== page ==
Researchers from the Broad Institute and several partnering institutions have taken a closer look at the human genome to learn more about the genetic underpinnings of schizophrenia. In two studies published this week in Nature, scientists analyzed the exomes, or protein-coding regions, of people with schizophrenia and their healthy counterparts, pinpointing the sites of mutations and identifying patterns that reveal clues about the biology underlying the disorder.
NIH/National Institute of Mental Health, NIH/National Human Genome Research Institute

Contact: Haley Bridger
hbridger@broadinstitute.org
617-714-7968
Broad Institute of MIT and Harvard

Public Release: 12-Jan-2014
Nature
Scientists solve 40-year mystery of how sodium controls opioid brain signaling
Scientists have discovered how the element sodium influences the signaling of a major class of brain cell receptors, known as opioid receptors. The discovery, from the Scripps Research Institute and the University of North Carolina, suggests new therapeutic approaches to a host of brain-related medical conditions.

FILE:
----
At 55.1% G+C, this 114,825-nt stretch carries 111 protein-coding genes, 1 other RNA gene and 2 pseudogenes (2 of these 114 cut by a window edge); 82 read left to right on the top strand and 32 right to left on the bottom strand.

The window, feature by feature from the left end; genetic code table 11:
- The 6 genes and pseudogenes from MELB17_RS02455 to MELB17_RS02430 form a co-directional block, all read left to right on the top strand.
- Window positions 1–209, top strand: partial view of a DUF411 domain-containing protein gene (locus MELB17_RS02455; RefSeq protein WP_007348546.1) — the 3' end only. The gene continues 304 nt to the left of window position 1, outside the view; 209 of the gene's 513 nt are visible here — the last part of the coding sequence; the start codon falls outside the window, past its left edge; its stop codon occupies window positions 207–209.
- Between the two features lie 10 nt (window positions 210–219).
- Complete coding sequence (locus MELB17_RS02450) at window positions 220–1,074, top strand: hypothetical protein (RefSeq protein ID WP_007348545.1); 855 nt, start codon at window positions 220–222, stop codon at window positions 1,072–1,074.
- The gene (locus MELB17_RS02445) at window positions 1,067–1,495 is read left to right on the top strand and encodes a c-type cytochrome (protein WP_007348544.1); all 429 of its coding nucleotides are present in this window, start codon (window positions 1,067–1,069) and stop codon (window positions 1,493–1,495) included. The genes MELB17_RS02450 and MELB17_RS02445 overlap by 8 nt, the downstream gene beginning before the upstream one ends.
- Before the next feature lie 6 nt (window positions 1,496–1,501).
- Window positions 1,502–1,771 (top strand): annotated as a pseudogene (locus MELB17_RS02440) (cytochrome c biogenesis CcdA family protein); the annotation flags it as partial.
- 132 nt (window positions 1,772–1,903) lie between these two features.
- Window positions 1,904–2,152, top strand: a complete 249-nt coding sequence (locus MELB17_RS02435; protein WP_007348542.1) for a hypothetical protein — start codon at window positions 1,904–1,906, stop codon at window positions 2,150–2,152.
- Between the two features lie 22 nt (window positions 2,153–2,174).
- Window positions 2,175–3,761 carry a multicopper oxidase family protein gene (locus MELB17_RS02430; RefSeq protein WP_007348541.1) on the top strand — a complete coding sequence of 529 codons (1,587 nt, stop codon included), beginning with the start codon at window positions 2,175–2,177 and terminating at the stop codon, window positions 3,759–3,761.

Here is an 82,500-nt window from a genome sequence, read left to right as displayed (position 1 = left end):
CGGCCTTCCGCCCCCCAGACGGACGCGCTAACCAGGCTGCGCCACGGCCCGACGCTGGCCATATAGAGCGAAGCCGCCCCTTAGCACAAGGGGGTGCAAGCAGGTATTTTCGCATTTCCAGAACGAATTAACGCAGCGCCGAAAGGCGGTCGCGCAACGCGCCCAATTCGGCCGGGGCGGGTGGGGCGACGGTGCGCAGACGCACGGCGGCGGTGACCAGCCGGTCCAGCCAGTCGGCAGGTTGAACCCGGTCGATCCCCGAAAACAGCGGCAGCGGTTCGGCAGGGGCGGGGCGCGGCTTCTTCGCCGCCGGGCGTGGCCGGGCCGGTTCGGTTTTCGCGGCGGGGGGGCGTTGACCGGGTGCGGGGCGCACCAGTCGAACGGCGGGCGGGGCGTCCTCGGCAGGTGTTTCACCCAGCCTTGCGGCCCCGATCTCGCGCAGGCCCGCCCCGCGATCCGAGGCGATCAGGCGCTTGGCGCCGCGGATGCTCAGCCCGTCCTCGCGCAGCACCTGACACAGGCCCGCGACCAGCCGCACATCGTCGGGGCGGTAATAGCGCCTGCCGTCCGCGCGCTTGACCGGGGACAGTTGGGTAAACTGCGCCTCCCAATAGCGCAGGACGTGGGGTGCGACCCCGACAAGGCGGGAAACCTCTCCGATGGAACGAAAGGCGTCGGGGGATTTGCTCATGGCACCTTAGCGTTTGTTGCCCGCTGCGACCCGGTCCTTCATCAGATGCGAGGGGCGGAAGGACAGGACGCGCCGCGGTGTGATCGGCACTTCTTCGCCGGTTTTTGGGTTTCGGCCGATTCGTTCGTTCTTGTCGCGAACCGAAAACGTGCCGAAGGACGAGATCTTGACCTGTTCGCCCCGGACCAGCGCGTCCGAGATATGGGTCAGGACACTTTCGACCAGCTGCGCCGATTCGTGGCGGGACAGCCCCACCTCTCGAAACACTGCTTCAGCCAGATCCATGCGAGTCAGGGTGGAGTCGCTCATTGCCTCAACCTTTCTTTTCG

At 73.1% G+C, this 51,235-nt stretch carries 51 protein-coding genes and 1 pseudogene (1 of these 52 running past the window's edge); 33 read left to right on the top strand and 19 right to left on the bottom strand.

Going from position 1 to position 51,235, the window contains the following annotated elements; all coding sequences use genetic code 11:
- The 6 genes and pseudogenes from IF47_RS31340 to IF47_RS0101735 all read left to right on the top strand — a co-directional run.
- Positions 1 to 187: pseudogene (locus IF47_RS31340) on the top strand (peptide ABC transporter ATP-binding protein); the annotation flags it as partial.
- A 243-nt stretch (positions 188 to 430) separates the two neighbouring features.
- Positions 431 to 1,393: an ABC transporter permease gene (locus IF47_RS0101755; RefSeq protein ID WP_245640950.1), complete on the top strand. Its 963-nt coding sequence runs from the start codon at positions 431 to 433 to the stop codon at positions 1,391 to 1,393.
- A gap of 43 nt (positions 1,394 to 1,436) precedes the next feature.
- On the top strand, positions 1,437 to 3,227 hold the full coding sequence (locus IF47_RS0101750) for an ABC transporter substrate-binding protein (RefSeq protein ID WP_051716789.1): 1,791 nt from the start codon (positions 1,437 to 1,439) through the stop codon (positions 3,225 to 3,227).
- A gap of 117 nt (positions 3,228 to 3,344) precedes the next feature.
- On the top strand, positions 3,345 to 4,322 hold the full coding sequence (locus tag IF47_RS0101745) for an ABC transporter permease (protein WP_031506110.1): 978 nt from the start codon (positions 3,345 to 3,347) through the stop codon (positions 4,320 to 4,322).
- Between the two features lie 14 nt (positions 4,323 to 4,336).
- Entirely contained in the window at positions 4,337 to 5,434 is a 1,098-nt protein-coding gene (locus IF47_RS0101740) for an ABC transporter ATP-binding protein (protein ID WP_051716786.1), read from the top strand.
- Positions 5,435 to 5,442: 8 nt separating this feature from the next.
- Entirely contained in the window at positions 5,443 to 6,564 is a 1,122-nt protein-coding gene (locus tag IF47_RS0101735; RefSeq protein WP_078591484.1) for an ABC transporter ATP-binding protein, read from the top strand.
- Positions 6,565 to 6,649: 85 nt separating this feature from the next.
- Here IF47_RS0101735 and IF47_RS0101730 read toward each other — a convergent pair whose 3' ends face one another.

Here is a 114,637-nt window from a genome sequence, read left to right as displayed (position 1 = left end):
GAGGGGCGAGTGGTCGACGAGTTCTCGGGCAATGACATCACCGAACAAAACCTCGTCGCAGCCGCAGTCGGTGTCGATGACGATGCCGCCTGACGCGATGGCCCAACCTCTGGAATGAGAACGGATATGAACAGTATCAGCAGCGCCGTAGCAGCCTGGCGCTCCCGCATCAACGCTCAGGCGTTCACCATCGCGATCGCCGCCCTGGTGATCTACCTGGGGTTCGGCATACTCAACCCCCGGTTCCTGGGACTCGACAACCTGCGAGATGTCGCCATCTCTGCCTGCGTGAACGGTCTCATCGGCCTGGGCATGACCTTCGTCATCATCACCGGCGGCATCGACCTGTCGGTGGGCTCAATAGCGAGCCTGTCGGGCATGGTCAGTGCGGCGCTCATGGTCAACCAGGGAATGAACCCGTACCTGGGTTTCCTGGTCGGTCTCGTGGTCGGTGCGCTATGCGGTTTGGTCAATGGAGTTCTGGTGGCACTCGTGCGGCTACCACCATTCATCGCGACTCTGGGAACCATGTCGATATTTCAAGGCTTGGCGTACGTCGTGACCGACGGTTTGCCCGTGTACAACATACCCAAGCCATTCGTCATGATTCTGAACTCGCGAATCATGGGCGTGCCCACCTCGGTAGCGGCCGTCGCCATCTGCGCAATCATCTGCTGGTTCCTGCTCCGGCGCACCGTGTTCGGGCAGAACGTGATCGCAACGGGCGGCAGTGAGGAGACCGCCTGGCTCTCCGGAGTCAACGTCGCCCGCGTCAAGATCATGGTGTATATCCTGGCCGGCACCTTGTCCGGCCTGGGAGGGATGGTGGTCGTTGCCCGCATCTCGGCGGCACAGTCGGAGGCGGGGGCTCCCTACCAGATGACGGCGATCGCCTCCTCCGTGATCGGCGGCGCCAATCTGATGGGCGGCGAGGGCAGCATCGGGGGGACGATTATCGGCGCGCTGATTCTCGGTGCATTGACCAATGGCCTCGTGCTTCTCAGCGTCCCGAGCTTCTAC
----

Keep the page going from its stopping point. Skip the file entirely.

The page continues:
National Institutes of Health, NIH/National Cancer Institute, NIH/National Institute for General Medical Sciences, NIH/National Institute of Mental Health

Contact: Mika Ono
mikaono@scripps.edu
858-784-2052
Scripps Research Institute

Public Release: 9-Jan-2014
JAMA Psychiatry
Novel biomarker approach suggests new avenues to improve schizophrenia disease management
Environmental effects of events such as oxygen deprivation and infections may be preserved as markers in blood that are associated to schizophrenia, according to an international study led by the Virginia Commonwealth University School of Pharmacy's Center for Biomarker Research and Personalized Medicine.
NIH/National Institute of Mental Health

Contact: Eric Peters
petersem@vcu.edu
804-828-0563
Virginia Commonwealth University

Showing releases 126-150 out of 155.

<< < 1 | 2 | 3 | 4 | 5 | 6 | 7 > >>